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    Modify the default AWS Lambda function timeout

    Tomasz ŁakomyTomasz Łakomy

    Our AWS Lambda functions may take some time to execute, especially when they are going to call external APIs etc.

    The default timeout is 3 seconds, which may not be enough.

    In this lesson we're going to learn how to modify the default timeout for an AWS Lambda function as well as how to use the context object provided with each lambda call in order to see how much time is remaining before a function timeouts.



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    Instructor: 0:00 We have a Lambda function calling an external API. In this case, it's calling the Cat Fact API and is going to print a random cat fact. If I test this function, I'm going to see the cat fact over here.

    0:13 This Lambda function also has a sleep function in it. The sleep function is going to delay our function by the timeout provided as an argument. If I were to call it like this, I'm going to delay this execution of this GET request by 5 seconds. Let's see what happens. I'm going to save it, and I'm going to test it.

    0:33 Right now, after 5 seconds, I'm going to get a timeout, because our task has timed out after 3 seconds. Let's see what we can do about it. If we scroll down in the AWS console, what we're going to see is that there is a timeout in memory in basic settings of this Lambda function.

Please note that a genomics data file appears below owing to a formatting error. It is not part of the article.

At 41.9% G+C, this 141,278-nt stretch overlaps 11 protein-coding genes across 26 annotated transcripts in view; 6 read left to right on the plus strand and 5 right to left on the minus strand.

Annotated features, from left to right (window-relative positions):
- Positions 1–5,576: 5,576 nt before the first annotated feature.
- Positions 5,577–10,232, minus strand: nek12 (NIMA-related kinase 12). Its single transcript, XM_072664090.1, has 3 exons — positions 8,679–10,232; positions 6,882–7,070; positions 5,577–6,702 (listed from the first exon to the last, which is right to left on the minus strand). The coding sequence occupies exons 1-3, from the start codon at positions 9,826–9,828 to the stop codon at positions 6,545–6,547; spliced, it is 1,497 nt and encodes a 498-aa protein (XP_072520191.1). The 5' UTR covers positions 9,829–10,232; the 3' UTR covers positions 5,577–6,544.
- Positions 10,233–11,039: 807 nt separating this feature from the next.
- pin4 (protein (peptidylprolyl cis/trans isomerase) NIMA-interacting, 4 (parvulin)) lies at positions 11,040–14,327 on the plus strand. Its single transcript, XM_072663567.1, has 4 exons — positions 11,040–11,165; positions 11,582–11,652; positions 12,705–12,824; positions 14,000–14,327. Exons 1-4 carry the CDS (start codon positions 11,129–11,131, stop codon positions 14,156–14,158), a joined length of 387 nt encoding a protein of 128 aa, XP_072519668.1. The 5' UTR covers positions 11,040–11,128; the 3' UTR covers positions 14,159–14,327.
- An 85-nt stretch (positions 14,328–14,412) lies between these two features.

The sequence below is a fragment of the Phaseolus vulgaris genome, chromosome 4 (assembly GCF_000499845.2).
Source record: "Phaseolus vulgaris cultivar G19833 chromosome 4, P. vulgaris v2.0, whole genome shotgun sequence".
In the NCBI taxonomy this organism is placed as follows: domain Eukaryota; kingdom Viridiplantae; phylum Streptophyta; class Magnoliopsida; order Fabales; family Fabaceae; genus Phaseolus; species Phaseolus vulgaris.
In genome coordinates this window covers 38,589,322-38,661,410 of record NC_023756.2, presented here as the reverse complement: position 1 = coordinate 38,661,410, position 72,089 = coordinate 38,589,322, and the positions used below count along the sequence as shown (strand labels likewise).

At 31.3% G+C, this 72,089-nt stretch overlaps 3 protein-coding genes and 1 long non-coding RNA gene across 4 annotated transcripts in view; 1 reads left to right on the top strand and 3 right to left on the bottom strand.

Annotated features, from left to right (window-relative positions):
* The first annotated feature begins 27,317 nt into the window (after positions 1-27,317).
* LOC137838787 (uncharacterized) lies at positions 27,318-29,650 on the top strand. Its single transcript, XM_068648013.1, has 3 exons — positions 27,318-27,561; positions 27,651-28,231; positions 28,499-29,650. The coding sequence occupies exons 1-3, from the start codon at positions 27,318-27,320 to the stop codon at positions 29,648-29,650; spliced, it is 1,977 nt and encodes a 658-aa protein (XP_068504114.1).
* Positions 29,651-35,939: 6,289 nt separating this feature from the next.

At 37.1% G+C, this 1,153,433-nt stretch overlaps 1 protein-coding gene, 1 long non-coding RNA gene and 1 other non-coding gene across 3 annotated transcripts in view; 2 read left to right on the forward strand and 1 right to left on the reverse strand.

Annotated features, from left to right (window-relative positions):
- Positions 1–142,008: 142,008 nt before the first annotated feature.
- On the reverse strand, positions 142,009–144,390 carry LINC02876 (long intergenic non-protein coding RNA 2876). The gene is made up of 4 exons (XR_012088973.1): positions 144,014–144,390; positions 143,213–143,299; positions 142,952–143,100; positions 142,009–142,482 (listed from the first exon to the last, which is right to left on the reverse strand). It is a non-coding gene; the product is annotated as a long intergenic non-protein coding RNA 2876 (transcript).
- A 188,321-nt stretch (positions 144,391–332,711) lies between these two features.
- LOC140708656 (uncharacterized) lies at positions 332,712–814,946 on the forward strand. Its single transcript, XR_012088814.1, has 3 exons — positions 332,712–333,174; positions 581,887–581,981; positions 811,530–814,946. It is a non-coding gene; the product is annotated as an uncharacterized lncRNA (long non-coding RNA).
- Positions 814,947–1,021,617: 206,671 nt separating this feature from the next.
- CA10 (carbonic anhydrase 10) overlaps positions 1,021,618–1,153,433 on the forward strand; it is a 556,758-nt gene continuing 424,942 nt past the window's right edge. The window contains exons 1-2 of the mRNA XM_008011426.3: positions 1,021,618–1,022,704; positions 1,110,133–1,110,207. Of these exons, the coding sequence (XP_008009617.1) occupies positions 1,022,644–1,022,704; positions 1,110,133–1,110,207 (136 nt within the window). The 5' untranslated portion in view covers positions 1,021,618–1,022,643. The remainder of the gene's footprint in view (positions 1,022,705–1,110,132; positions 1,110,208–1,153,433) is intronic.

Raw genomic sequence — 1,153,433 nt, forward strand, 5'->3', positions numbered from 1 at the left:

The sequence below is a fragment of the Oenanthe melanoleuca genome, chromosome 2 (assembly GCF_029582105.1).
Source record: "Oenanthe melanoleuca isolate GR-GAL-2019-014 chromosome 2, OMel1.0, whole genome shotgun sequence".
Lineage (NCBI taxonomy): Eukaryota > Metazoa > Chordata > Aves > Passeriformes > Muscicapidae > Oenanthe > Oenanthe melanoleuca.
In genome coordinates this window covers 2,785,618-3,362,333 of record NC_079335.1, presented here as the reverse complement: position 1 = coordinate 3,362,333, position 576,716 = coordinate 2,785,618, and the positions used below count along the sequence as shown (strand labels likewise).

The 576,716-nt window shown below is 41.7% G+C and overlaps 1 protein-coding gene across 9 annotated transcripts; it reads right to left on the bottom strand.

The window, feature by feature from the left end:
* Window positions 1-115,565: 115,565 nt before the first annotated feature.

0:49 By default, every Lambda function is going to time out after 3 seconds. This can be increased. For instance, I can set it to 30 seconds. The maximum timeout, as of today, is 15 minutes. You could also increase the memory for your function. You can put it up to close to 3 gigabytes, but I'm going to leave it as 128 megabytes, because this is more than enough for this function.

    1:12 After I save that and go over here, and test it again, we're going to see that there will be no longer a timeout. In fact, I am delaying this GET request by 5 seconds. We can see the random cat fact over here.

    1:24 We might wonder how much time do we have left in order to execute our code before the timeout hits. In order to do that, we have to use the context object. Every time a Lambda function gets called, it receives an event and also a context as an argument. Context is providing an information about this current function invocation.

    1:42 The thing that we're going to use from the context is that we are going to console.log context, get remaining time in milliseconds. If I go ahead and console.log that and save it, let me test that. After this function has finished executing, we can see over here that we have close to 25 seconds remaining in order to execute this function.

    2:00 This makes quite a lot of sense, because we are delaying this function by 5 seconds, and we also need some time in order to process the GET request. We also have 25 seconds remaining before we hit the 30-second timeout.